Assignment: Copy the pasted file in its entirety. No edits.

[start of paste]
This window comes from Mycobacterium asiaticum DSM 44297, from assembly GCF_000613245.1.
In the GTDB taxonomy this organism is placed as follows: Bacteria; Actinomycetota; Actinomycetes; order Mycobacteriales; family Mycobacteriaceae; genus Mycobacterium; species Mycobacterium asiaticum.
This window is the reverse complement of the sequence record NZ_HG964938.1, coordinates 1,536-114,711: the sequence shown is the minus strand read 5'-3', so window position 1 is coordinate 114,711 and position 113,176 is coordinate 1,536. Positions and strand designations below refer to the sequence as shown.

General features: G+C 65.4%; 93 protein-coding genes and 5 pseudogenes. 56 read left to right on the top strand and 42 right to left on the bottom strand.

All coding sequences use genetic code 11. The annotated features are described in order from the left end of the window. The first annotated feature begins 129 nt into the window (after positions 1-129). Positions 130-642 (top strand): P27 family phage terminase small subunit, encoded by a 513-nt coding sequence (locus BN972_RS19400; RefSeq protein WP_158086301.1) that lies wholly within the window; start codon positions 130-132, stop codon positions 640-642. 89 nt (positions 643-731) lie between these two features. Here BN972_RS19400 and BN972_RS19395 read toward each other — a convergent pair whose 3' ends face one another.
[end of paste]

This window comes from Mycobacterium asiaticum DSM 44297, from assembly GCF_000613245.1.
In the GTDB taxonomy this organism is placed as follows: Bacteria; Actinomycetota; Actinomycetes; order Mycobacteriales; family Mycobacteriaceae; genus Mycobacterium; species Mycobacterium asiaticum.
This window is the reverse complement of the sequence record NZ_HG964938.1, coordinates 1,536-114,711: the sequence shown is the minus strand read 5'-3', so window position 1 is coordinate 114,711 and position 113,176 is coordinate 1,536. Positions and strand designations below refer to the sequence as shown.

General features: G+C 65.4%; 93 protein-coding genes and 5 pseudogenes. 56 read left to right on the top strand and 42 right to left on the bottom strand.

All coding sequences use genetic code 11. The annotated features are described in order from the left end of the window. The first annotated feature begins 129 nt into the window (after positions 1-129). Positions 130-642 (top strand): P27 family phage terminase small subunit, encoded by a 513-nt coding sequence (locus BN972_RS19400; RefSeq protein WP_158086301.1) that lies wholly within the window; start codon positions 130-132, stop codon positions 640-642. 89 nt (positions 643-731) lie between these two features. Here BN972_RS19400 and BN972_RS19395 read toward each other — a convergent pair whose 3' ends face one another.